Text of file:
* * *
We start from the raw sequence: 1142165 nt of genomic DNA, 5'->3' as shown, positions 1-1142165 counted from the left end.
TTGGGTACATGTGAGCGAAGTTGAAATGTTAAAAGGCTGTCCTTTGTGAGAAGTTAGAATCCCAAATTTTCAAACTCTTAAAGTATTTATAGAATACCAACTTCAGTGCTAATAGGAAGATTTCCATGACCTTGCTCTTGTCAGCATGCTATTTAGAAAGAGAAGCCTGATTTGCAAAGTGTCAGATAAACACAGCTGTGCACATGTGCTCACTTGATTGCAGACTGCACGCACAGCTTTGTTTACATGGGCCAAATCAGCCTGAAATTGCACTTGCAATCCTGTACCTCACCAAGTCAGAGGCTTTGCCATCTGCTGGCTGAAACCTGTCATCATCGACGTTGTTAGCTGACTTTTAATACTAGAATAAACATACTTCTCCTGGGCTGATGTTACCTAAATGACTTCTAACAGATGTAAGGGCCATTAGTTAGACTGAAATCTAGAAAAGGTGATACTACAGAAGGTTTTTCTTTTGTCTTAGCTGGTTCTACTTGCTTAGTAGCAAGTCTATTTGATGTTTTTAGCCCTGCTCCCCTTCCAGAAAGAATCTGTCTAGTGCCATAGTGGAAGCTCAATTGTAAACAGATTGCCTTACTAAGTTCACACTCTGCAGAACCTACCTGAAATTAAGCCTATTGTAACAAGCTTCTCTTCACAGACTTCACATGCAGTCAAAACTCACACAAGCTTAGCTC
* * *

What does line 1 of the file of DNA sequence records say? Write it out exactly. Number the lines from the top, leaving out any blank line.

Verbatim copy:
We start from the raw sequence: 1142165 nt of genomic DNA, 5'->3' as shown, positions 1-1142165 counted from the left end.